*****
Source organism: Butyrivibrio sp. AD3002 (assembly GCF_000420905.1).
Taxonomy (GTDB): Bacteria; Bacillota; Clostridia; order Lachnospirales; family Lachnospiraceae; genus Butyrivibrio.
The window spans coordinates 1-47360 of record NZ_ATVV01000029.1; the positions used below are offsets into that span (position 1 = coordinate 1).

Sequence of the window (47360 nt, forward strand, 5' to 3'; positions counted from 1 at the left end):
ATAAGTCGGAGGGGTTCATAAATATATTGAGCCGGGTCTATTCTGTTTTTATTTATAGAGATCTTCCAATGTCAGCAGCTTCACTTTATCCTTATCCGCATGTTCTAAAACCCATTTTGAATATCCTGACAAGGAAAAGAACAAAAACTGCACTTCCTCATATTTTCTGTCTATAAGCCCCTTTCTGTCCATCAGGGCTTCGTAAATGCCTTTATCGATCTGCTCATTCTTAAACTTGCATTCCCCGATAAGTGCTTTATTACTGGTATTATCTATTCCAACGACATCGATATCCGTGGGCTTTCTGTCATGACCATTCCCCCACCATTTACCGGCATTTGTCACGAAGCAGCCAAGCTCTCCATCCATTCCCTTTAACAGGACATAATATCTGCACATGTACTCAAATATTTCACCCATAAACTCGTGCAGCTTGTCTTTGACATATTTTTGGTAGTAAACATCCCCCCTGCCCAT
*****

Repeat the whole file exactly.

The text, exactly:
Source organism: Butyrivibrio sp. AD3002 (assembly GCF_000420905.1).
Taxonomy (GTDB): Bacteria; Bacillota; Clostridia; order Lachnospirales; family Lachnospiraceae; genus Butyrivibrio.
The window spans coordinates 1-47360 of record NZ_ATVV01000029.1; the positions used below are offsets into that span (position 1 = coordinate 1).

Sequence of the window (47360 nt, forward strand, 5' to 3'; positions counted from 1 at the left end):
ATAAGTCGGAGGGGTTCATAAATATATTGAGCCGGGTCTATTCTGTTTTTATTTATAGAGATCTTCCAATGTCAGCAGCTTCACTTTATCCTTATCCGCATGTTCTAAAACCCATTTTGAATATCCTGACAAGGAAAAGAACAAAAACTGCACTTCCTCATATTTTCTGTCTATAAGCCCCTTTCTGTCCATCAGGGCTTCGTAAATGCCTTTATCGATCTGCTCATTCTTAAACTTGCATTCCCCGATAAGTGCTTTATTACTGGTATTATCTATTCCAACGACATCGATATCCGTGGGCTTTCTGTCATGACCATTCCCCCACCATTTACCGGCATTTGTCACGAAGCAGCCAAGCTCTCCATCCATTCCCTTTAACAGGACATAATATCTGCACATGTACTCAAATATTTCACCCATAAACTCGTGCAGCTTGTCTTTGACATATTTTTGGTAGTAAACATCCCCCCTGCCCAT